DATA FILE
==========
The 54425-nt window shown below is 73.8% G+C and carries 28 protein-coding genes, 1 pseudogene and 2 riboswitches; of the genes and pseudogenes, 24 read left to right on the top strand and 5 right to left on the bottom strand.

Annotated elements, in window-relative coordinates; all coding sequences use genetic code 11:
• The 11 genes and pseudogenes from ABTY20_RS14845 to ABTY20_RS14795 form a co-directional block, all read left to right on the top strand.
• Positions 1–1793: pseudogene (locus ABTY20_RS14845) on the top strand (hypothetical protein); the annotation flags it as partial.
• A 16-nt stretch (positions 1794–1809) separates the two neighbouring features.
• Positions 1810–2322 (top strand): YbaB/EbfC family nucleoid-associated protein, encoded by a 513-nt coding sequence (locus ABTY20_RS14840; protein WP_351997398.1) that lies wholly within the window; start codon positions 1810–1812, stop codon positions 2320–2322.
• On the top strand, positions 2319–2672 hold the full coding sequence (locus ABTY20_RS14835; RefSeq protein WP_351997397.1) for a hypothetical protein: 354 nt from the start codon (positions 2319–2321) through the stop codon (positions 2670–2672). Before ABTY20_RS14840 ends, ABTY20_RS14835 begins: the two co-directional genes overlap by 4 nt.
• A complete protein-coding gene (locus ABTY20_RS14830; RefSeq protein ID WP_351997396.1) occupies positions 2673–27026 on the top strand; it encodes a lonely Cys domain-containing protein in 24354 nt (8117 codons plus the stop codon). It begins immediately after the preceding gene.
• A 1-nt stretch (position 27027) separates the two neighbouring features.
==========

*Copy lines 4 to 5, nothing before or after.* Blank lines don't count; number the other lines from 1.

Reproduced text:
• Positions 1–1793: pseudogene (locus ABTY20_RS14845) on the top strand (hypothetical protein); the annotation flags it as partial.
• A 16-nt stretch (positions 1794–1809) separates the two neighbouring features.